The greenway crew, one of four sub-groups working the Franklin Bird Club’s circle, certainly took seriously its part in this year’s data-gathering endeavor. Locations, walking distances and sightings were recorded studiously in eBird, a science app ornithologists use to get a bead on what the worldwide community of birdwatchers is seeing in the wild. Small talk kept to a minimum, as at any moment the thread of conversation could be lost when a flash of movement, fragment of birdsong or understory rustling caused participants to drop the topic at hand and shift into birdwatching mode.

“We’re the only ones that can do this,” Bogardus said. “We know our birds, and we’re willing to drag ourselves out in the morning and walk around so somebody 50 years from now can look at what we did and say, ‘We’re up on this one, we’re down on this one, DDT’s affecting this one.”

There’s a sense of duty that comes with the Christmas Bird Count, he said.

“But don’t tell me this isn’t fun,” added Carstens. “This is fun. Don’t let him tell you this isn’t fun.”

It may have been cold, but the day was clear and sunny, the chilly air lending a welcome freshness to the adventure. And always, there were the birds — perching in trees, pecking about for seeds and insects, gliding through clear skies. Every sighting spurred excitement, whether the bird in question turned out to be something notable like a sharp-shinned hawk or something you can count on seeing 10 of before the day is out, like a dove or a crow.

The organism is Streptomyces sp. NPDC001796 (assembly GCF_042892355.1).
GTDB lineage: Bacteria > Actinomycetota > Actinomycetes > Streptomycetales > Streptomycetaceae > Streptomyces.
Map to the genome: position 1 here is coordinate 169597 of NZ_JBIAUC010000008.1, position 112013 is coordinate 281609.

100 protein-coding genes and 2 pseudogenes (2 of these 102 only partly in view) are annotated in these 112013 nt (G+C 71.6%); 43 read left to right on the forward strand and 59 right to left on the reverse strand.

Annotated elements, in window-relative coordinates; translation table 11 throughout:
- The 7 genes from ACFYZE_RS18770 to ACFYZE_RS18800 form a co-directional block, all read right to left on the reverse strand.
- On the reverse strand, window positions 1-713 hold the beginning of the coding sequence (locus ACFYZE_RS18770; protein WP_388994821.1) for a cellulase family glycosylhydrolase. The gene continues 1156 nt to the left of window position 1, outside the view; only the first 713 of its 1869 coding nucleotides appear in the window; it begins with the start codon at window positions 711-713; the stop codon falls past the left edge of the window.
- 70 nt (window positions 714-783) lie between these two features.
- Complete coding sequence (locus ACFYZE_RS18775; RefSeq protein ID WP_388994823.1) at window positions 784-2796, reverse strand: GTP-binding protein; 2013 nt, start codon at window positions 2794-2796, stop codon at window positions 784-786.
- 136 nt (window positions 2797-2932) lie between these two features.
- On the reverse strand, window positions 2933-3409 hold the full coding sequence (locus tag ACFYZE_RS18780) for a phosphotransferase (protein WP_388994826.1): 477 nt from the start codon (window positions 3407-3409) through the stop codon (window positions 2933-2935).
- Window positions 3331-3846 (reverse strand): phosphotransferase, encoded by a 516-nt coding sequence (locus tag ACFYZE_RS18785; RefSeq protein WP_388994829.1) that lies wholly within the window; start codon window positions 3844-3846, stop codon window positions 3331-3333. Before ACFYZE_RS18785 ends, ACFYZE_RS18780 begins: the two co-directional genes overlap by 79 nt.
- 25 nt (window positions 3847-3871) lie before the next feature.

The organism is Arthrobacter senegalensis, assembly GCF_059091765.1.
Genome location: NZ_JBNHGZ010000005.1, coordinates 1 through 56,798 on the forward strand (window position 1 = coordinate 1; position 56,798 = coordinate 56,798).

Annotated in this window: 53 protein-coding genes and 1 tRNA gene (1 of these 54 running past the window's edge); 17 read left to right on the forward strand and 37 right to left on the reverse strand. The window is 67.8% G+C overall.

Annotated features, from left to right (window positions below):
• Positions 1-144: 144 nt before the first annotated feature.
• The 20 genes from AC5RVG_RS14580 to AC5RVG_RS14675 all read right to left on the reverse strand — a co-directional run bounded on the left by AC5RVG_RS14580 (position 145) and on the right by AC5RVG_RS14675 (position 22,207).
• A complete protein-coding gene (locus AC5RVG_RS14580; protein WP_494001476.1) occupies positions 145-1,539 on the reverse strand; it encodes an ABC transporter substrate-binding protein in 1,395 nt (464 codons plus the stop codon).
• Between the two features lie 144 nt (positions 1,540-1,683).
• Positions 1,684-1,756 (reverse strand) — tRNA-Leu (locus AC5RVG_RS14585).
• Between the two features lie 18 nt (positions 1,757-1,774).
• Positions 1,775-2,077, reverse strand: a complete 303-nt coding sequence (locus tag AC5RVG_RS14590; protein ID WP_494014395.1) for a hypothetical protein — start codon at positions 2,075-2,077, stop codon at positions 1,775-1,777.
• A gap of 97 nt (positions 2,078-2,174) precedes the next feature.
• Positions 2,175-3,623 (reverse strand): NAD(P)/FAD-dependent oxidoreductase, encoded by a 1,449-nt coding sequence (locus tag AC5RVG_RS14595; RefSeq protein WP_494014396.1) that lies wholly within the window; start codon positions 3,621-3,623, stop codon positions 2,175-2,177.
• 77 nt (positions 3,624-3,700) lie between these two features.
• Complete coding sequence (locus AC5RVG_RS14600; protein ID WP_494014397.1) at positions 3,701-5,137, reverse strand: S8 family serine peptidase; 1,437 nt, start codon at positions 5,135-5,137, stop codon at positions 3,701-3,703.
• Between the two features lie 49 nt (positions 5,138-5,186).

It takes a lot of know-how to identify a bird based off a momentary sighting tens or hundreds of yards away, but the folks with binoculars knew their stuff. Each bird has its tells — a song pattern unique to only that species, a splash of color on the breast or back that distinguishes it from a similar bird, a particular way of flying. Learning those, Carstens said, is the work of a lifetime.

And seeing them, as far as the Christmas Bird Count goes, is the work of a very long and very organized day. While perhaps not as gung-ho as some — the really motivated birders, Carstens said, will start before dawn so as to have a chance at seeing owls — the Franklin Bird Club folks put in a solid eight hours of driving and walking and binocular lifting throughout the 15-mile-diameter circle centered on Franklin before calling it a day and gathering to tally their results.

By the end of the day, the zone 2 team Carstens led would spot a total of 730 birds representing 44 species, with the 23 participants in the entire count seeing a total of 64 species and 3,571 birds — down from last year, when 34 people logged 71 species and 5,594 birds. In 2013 and 2014, the species count had been in the 6,000 range, though 2015 was also a more sparse year, with 65 species and 3,420 birds spotted.

Years from now, those individual data points will fade to become part of a larger picture drawn over years of groups just like this one walking frosty trails, binoculars in hand, to meet the birds that make their home in the mountains. And through that picture, the birds will tell their story.



Join the count

This year’s Christmas Bird Count extends from Dec. 14 through Jan. 5, 2018 — and there’s still time to get in on the action.

A count centered on Balsam in Haywood County will be held Friday, Jan. 5, led by Don Hendershot. To sign up or get more information about meeting times and locations, contact Hendershot at 828.646.0871 or This email address is being protected from spambots. You need JavaScript enabled to view it..